See more from this Session: Conservation Practices to Mitigate and Adapt to Climate Change: II
Tuesday, October 18, 2011
Henry Gonzalez Convention Center, Hall C, Street Level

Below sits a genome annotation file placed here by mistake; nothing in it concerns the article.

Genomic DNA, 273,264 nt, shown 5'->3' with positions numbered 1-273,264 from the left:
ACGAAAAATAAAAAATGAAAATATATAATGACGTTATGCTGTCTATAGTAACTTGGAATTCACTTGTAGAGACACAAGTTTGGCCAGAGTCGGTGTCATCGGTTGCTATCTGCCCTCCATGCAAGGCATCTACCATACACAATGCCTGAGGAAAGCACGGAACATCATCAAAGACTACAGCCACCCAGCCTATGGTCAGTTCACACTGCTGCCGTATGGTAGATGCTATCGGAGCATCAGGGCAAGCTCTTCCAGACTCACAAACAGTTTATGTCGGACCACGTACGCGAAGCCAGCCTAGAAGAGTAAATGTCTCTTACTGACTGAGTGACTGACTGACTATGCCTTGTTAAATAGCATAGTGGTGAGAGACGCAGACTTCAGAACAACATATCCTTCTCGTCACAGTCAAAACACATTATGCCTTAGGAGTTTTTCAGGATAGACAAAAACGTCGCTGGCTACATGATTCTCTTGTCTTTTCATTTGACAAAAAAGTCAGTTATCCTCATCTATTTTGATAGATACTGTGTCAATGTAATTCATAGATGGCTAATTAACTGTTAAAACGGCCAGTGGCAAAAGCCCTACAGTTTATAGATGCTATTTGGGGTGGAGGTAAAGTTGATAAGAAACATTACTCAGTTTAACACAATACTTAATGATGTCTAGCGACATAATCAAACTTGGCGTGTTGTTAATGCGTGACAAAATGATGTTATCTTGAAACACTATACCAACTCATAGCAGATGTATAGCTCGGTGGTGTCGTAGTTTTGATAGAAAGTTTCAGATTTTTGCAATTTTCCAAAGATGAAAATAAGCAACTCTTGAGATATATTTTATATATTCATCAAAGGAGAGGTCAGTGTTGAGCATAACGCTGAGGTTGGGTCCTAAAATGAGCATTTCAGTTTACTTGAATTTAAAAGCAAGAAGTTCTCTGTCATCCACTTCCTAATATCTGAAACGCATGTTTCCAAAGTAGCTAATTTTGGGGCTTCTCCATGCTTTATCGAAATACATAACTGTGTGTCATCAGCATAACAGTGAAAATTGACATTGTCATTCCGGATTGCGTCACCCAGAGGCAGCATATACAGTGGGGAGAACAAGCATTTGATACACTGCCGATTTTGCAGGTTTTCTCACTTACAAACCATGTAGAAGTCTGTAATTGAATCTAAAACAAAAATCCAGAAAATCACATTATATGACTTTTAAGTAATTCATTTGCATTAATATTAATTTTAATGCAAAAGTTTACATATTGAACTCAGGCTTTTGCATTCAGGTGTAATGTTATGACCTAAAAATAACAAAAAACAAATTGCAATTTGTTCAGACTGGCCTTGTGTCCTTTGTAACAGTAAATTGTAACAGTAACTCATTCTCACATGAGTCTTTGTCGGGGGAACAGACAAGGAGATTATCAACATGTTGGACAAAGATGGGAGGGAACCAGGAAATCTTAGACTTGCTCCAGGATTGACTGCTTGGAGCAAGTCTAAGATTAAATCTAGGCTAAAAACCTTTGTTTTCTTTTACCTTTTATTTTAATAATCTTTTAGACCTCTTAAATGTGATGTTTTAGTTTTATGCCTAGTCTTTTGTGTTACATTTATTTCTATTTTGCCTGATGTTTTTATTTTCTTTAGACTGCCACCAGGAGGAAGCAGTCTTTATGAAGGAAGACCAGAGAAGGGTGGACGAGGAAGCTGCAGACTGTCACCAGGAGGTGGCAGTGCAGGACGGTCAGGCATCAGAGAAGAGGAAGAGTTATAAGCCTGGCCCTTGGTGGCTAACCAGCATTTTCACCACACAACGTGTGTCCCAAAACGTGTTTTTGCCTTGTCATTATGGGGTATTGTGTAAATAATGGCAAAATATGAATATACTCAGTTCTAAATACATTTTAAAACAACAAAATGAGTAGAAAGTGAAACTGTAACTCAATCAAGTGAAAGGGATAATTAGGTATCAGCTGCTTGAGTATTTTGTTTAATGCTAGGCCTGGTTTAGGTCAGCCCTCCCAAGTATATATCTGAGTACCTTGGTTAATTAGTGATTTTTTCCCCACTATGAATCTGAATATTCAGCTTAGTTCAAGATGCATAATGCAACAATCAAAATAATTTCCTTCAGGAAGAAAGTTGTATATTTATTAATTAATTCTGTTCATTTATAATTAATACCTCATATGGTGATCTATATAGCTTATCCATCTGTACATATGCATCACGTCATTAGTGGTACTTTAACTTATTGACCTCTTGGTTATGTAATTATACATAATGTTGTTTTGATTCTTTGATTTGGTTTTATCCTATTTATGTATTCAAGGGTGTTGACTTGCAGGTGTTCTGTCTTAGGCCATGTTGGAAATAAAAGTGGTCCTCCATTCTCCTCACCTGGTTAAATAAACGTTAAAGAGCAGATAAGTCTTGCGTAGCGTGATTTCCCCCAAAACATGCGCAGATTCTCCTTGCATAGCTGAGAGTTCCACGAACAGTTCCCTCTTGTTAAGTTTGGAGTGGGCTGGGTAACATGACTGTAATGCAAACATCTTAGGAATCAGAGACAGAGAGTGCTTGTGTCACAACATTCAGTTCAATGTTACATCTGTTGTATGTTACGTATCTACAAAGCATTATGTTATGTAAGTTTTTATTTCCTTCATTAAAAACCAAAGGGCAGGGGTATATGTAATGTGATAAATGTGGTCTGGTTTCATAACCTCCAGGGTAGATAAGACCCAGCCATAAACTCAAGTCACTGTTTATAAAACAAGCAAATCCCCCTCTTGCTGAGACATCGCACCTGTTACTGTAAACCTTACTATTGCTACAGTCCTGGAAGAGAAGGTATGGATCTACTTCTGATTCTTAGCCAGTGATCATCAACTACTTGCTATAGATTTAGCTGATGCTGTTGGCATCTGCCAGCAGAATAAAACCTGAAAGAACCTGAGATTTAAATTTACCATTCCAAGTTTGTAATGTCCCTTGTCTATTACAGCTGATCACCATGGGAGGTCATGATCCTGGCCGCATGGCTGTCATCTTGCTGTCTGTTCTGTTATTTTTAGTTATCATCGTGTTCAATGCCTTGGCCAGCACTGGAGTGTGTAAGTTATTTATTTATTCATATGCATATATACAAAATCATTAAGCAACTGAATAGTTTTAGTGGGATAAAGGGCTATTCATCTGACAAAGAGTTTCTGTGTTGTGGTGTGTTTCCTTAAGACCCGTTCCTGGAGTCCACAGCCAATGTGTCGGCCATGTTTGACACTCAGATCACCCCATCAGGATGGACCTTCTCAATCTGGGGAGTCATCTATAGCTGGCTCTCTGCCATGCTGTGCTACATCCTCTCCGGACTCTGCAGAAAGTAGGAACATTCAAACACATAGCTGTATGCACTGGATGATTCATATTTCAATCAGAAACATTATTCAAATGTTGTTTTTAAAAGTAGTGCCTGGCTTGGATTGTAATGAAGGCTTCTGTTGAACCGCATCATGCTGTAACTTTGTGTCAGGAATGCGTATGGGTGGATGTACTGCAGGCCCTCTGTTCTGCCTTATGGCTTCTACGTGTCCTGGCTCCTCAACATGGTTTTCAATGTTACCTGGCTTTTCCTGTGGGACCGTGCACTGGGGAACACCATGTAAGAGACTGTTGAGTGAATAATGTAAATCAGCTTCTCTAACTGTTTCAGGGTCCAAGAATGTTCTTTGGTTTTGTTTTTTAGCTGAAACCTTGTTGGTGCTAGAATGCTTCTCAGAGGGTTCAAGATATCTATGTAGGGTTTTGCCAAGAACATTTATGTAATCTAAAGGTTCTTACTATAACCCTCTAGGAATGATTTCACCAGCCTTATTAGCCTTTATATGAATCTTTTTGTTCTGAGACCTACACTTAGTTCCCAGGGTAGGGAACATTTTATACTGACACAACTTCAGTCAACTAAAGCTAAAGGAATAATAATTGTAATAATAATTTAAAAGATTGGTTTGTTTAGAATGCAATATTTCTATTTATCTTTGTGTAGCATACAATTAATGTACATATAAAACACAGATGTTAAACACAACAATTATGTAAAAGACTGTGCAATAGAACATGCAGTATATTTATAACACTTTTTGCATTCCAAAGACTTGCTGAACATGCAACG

Global demands for fertilizer nitrogen (N) - which are driven by the human family’s increased consumption of food, fiber, and fuel - exceeded 100 million tons (Mt) in 2007 and are expected to exceed 112 Mt by 2015. Sustaining or increasing soil organic carbon (SOC), for multiple crop-soil benefits, is usually possible only if crop productivity is maintained or increased. Appropriate fertilizer N management can help stimulate crop biomass production, provided that crop residue is maintained on the soil surface through conservation or reduced tillage systems and soil disturbance is minimized. The full N cycle budget in many agricultural systems is not fully understood or has only been published for a few long-term cropping studies. It is however, fairly well recognized that growing season crop recovery of applied N by cereal grains often ranges below 50%, with the remainder at risk of loss via leaching, runoff, volatilization, and denitrification, or retained in the soil. Risks of N loss from farms and fields varies among fertilizer N sources, and the rate, time, and place of application in different cropping systems, as well as with site- and weather-specific conditions. Direct gaseous loss of N from soils as nitrous oxide is important to society because it is one of the more potent greenhouse gases (GHGs), although it usually represents only a small fraction of the total potential N losses from cropping systems. Improved fertilizer N management, based on the ‘4R’ best management practice (BMP) principles - the right N source, at the right rate, right time, and right place – is likely to help enhance crop N use efficiency and effectiveness. Through appropriate ‘4R’ fertilizer N stewardship, apparent in-season crop N recovery may be increased by as much as 25% above current levels, residual soil nitrate-N levels and risks of groundwater contamination may be minimized, and direct and indirect nitrous oxide emissions and may be reduced. Nitrous oxide emission reductions from 20 to 50% may be attainable in many field environments. The International Plant Nutrition Institute has developed a preliminary GIS-based county and watershed-scale assessment of N and other major nutrient balances in the U.S. The potential for international adaptation of the GIS-based approach will be discussed as a means to help address crop production needs, improved N use efficiency and effectiveness, and nitrous oxide emission reduction goals.